The intensity of the anti-American fervor initially caught U.S. leaders by surprise, but in the past several days the Obama administration has called for calm and urged foreign governments to protect American interests in their countries.
"I think that we have to continue to be very vigilant because I suspect that … these demonstrations are likely to continue over the next few days, if not longer," U.S. Defense Secretary Leon Panetta told reporters Sunday.
It has been unclear how much of the violence was spontaneously triggered by the film and how much of it was spurred on by anti-American militants using it as a tool to grow and enrage the crowds.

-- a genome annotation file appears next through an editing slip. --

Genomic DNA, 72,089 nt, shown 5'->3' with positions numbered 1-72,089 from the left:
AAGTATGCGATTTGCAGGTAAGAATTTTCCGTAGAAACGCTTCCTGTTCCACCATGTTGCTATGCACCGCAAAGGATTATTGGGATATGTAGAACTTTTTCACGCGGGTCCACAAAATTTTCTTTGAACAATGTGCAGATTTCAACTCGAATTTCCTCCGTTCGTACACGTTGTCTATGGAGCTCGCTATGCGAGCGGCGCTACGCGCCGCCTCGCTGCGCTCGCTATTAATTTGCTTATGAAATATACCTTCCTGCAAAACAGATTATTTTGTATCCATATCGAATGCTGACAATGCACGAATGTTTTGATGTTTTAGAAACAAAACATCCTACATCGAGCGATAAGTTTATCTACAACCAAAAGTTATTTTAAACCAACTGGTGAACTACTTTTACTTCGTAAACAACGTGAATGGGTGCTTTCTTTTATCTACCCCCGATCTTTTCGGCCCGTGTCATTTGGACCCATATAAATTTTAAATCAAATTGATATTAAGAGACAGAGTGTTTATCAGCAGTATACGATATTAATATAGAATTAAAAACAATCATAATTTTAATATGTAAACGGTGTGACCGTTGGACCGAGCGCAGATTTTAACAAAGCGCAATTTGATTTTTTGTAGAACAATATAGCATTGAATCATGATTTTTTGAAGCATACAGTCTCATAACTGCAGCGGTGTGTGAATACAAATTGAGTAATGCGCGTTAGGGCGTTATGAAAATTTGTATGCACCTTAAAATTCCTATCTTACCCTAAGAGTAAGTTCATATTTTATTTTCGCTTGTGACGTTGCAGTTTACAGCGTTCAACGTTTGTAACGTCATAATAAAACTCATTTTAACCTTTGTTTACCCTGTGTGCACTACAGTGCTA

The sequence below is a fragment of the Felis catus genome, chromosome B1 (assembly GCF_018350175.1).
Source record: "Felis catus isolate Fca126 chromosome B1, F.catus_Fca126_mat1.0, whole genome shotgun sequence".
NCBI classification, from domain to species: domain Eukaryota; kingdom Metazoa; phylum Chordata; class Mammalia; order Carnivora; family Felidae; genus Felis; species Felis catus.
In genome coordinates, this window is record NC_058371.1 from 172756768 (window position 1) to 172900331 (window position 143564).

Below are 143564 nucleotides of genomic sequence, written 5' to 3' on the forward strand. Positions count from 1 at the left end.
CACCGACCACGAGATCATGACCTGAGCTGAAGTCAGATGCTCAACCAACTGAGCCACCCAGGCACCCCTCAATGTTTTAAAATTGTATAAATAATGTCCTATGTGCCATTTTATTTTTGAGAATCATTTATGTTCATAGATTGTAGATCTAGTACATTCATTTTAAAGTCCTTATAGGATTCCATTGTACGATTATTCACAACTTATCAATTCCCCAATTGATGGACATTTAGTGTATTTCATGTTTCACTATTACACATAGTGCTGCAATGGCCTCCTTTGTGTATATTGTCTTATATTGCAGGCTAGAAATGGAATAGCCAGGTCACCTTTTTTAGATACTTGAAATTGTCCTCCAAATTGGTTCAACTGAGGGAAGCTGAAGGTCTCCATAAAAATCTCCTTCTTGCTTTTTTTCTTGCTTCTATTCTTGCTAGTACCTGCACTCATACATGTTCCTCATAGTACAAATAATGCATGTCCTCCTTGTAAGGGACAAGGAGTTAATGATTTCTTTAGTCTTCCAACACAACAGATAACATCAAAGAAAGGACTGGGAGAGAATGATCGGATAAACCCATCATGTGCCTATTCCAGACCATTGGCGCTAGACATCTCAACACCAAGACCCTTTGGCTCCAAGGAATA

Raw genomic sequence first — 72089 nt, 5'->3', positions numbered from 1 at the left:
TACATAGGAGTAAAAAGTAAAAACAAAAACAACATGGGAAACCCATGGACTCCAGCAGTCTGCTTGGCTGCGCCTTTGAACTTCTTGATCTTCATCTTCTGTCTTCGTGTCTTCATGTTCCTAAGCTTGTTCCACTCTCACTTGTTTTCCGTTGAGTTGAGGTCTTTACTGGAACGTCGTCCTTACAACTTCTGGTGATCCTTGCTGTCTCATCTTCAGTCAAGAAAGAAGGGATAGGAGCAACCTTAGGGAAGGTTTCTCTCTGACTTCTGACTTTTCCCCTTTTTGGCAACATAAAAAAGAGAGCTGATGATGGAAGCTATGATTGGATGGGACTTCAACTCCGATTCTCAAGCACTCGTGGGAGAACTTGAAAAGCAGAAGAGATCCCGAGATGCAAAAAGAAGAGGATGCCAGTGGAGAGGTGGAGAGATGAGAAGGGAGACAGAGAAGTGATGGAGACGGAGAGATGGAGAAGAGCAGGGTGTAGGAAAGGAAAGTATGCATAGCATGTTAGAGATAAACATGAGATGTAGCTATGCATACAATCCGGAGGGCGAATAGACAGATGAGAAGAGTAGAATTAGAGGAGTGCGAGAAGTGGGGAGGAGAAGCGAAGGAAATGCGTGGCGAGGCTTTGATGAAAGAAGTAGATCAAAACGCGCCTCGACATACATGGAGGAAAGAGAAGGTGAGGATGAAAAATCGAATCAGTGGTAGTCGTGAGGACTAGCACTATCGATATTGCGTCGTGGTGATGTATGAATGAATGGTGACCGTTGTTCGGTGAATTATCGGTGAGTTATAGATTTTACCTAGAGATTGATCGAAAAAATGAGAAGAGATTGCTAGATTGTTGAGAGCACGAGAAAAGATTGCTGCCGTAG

Libya's interim President Mohammed el-Megarif said Sunday that the attackers who killed the U.S. ambassador in the country appeared to have spent months preparing and carefully choosing their date — the anniversary of the Sept. 11 terrorist attacks. He pointed to a second raid on a safe house. "All this indicates clearly that the attackers are well trained and well prepared and have planned this in advance," he said in an interview.
But the U.S. ambassador to the United Nations, Susan Rice, brushed aside his assessment, saying evidence gathered so far indicated it was a spontaneous reaction to the anti-Islam video and not a premeditated or coordinated strike.
"It seems to have been hijacked, let us say, by some individual clusters of extremists who came with heavier weapons," said Rice, referring to the mortars and rocket-propelled grenades used in the attack.